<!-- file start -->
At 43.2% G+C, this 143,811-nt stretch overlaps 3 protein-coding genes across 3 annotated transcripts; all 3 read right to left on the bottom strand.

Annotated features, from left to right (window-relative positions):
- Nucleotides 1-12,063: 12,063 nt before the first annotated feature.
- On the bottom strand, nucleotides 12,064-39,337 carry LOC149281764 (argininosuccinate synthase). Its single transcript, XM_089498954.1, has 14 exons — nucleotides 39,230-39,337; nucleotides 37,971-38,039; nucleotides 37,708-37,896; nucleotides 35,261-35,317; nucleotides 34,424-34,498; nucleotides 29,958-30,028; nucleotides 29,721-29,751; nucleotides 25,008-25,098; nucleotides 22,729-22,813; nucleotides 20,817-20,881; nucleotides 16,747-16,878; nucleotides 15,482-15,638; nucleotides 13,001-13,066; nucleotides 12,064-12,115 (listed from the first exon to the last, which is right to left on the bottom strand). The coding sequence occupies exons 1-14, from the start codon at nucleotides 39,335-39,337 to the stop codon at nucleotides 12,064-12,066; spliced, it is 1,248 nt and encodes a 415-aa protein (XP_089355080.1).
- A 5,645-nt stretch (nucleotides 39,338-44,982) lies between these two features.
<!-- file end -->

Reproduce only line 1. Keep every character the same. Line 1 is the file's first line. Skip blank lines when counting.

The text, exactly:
At 43.2% G+C, this 143,811-nt stretch overlaps 3 protein-coding genes across 3 annotated transcripts; all 3 read right to left on the bottom strand.